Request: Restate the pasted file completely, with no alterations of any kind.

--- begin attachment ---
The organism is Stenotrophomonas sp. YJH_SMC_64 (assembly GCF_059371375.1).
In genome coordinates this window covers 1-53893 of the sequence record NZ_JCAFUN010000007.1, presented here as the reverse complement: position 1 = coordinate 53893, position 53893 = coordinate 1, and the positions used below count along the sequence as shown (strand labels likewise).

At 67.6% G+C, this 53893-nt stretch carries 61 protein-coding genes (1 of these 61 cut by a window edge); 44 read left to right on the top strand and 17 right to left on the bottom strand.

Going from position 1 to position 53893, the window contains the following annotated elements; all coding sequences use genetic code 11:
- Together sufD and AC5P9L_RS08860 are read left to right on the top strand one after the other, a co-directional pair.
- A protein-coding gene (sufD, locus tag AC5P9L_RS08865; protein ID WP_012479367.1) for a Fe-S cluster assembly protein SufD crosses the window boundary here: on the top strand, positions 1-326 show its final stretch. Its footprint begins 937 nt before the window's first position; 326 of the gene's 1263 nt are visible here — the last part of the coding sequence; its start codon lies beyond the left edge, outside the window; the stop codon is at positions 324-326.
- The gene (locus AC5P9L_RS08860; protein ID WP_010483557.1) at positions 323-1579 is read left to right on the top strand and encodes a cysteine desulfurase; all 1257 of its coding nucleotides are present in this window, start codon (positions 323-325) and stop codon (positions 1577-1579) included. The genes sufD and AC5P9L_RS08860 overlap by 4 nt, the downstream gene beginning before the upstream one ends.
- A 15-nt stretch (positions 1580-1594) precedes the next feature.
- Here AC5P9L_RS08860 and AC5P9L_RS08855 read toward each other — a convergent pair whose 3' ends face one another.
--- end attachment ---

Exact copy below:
The organism is Stenotrophomonas sp. YJH_SMC_64 (assembly GCF_059371375.1).
In genome coordinates this window covers 1-53893 of the sequence record NZ_JCAFUN010000007.1, presented here as the reverse complement: position 1 = coordinate 53893, position 53893 = coordinate 1, and the positions used below count along the sequence as shown (strand labels likewise).

At 67.6% G+C, this 53893-nt stretch carries 61 protein-coding genes (1 of these 61 cut by a window edge); 44 read left to right on the top strand and 17 right to left on the bottom strand.

Going from position 1 to position 53893, the window contains the following annotated elements; all coding sequences use genetic code 11:
- Together sufD and AC5P9L_RS08860 are read left to right on the top strand one after the other, a co-directional pair.
- A protein-coding gene (sufD, locus tag AC5P9L_RS08865; protein ID WP_012479367.1) for a Fe-S cluster assembly protein SufD crosses the window boundary here: on the top strand, positions 1-326 show its final stretch. Its footprint begins 937 nt before the window's first position; 326 of the gene's 1263 nt are visible here — the last part of the coding sequence; its start codon lies beyond the left edge, outside the window; the stop codon is at positions 324-326.
- The gene (locus AC5P9L_RS08860; protein ID WP_010483557.1) at positions 323-1579 is read left to right on the top strand and encodes a cysteine desulfurase; all 1257 of its coding nucleotides are present in this window, start codon (positions 323-325) and stop codon (positions 1577-1579) included. The genes sufD and AC5P9L_RS08860 overlap by 4 nt, the downstream gene beginning before the upstream one ends.
- A 15-nt stretch (positions 1580-1594) precedes the next feature.
- Here AC5P9L_RS08860 and AC5P9L_RS08855 read toward each other — a convergent pair whose 3' ends face one another.